Neighbors: Oral History From Madera, California, Volume 2, by Lawrence F. Lihosit


As one of the proofers of Volume 2, I was pleased to help Lorenzo with his latest of sixteen, soon to be seventeen books. I used his, “Peace Corps Experience: Write & Publish Your Memoir” to write my own, “Different Latitudes: My Life in the Peace Corps and Beyond.” He obviously knows the Central California area and history well, especially Madera, where he now lives. I totally agree with the publisher of “Madera Tribune,” “The best of its kind in print. Like Volume 1, the author offers real-life stories by citizens of Madera, California. It seems like they speak directly to us, seated at our kitchen table, waving their arms while laughing. This is a must read for those interested in the California Central Valley.”

The oral histories of the local population, which is almost 80% Hispanic, almost a third of which were born in Latin America and speak Spanish, is extremely timely given the misinformation and vilification of refugees from our neighbors to the South. The author also deals with local issues like the depletion of the local aquifer and the access to water. Definitely an important book for those interested in Central California and an excellent model for other authors who want to research and highlight communities in which they live. The assorted maps and graphics enhanced the understanding and appreciation of the area, as well.

Product details

  • ISBN-13 : 979-8674241492
  • Paperback : 200 pages
  • Dimensions : 6 x 0.5 x 9 inches
  • Item Weight : 12.8 ounces
  • Publisher : Independently published (August 31, 2020)
  • Language: : English
  • Best Sellers Rank: #7,915,215 in Books (See Top 100 in Books)

The Author:

Born in the suburbs of Chicago, Illinois the author moved to Arizona and graduated from Arizona State University. He was a Peace Corps volunteer in Honduras, 1975-1977 and traveled from Alaska to the Argentine Pampas. Recognition of his literary work includes a Congressional commendation for South of the Frontera: A Peace Corps Memoir, Years on and Other Travel Essays was awarded Best Travel Book by Peace Corps Writers. He and his wife raised two sons in Madera, California.

The Reviewer:

Walker was a Peace Corps volunteer in Guatemala and spent over forty years helping disadvantaged people in the developing world. His memoir, Different Latitudes: My Life in the Peace Corps and Beyond, was recognized by the Arizona Literary Association for Non-Fiction. He’s begun a second book tentatively entitled, The Old Gringo: A Self-Exiled Writer on the River of Emeralds, about one of the great, but little-known, travel writers of the 20th century, Moritz Thomsen.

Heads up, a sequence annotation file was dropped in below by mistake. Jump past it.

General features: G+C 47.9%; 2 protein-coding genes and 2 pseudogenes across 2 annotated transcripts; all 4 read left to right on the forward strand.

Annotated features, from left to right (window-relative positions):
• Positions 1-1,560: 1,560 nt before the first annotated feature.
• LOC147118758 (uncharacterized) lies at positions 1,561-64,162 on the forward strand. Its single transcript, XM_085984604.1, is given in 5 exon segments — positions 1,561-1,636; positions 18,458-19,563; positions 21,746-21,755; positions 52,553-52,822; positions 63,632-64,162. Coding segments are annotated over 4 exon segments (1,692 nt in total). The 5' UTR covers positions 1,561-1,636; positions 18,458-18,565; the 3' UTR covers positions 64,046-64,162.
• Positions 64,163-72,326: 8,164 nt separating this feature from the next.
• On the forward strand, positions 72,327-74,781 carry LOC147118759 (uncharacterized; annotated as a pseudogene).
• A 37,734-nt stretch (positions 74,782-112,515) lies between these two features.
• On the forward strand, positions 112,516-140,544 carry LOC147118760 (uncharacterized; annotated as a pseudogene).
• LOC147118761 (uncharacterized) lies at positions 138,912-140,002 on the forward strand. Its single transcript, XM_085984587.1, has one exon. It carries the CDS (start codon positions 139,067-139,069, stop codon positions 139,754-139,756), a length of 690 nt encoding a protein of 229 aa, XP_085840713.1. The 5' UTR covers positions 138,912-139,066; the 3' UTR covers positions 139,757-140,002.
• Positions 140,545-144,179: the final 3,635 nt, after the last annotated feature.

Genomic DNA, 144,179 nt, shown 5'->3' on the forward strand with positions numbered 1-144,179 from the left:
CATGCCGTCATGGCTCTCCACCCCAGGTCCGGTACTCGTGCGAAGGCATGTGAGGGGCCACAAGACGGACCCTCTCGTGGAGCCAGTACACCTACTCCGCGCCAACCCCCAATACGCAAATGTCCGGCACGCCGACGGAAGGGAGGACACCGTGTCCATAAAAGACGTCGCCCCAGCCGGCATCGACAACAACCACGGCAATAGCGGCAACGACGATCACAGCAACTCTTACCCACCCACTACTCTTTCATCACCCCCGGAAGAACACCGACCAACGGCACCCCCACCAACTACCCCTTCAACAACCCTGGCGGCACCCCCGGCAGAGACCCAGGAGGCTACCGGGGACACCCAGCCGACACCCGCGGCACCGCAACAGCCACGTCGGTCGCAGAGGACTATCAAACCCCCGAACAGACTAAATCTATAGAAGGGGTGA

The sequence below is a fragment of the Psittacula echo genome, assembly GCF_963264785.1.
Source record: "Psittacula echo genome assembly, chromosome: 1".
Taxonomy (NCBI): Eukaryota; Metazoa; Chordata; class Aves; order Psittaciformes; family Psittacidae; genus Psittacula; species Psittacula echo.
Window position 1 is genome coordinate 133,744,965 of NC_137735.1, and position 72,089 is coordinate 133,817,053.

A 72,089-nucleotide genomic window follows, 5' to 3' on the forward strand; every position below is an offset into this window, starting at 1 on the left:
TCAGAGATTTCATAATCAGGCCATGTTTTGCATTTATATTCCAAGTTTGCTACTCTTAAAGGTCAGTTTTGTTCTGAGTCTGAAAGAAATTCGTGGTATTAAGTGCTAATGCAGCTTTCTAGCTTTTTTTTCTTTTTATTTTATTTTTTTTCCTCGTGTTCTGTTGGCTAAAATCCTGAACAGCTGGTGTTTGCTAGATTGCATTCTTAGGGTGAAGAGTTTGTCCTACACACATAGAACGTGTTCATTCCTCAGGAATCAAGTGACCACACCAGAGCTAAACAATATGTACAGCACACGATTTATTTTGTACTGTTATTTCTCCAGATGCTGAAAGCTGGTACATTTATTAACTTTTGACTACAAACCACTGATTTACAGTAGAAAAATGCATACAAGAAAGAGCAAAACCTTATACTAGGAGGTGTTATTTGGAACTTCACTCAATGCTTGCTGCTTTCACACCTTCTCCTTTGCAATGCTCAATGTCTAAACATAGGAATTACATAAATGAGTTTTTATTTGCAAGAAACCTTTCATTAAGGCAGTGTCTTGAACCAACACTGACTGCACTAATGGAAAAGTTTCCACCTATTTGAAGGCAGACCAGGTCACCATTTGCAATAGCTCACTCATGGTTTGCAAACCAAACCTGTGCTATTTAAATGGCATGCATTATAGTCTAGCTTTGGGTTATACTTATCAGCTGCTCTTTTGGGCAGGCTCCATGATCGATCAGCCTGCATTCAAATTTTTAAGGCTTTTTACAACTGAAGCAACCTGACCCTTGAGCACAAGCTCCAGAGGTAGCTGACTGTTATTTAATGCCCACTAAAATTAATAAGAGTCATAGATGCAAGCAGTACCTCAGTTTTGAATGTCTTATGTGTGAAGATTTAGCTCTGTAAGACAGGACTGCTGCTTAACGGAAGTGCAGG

More than 25 of his articles have been published in literary journals ranging from Ragazine, Literary Yard, Literary Travelers, Quail Bell, WorldView Magazine and the Scarlet Leaf Review.  A contributing writer for Revue Magazine, six of his articles have been published including, “Victor Montejo’s Dream for a Secure Maya Community, in this month’s issue. Some of his sixty book reviews can be found in his column of the Arizona Authors’ Association Newsletter, “The Million Mile Walker: What We’re Reading and Why,” as well as the Midwest Review Book Shelf and GoodReads.  “Hugs not Walls, Returning the Children” was an essay winner for the “Arizona Authors Association” 2020 Annual Literary Awards competition. An article from his “Yin & Yang of Travel” series was recognized in the Solas Literary Awards for Best Travel Writing. Walker is a producer of a documentary, which was the focus of a feature article in the February 2020 issue of Revue Magazine, “A Documentary Film Production, Guatemala: Trouble in the Highlands.” He founded Million Mile Walker LLC in 2016.  His honors include the “Service Above Self” award from Rotary International. His wife and three children were born in Guatemala.


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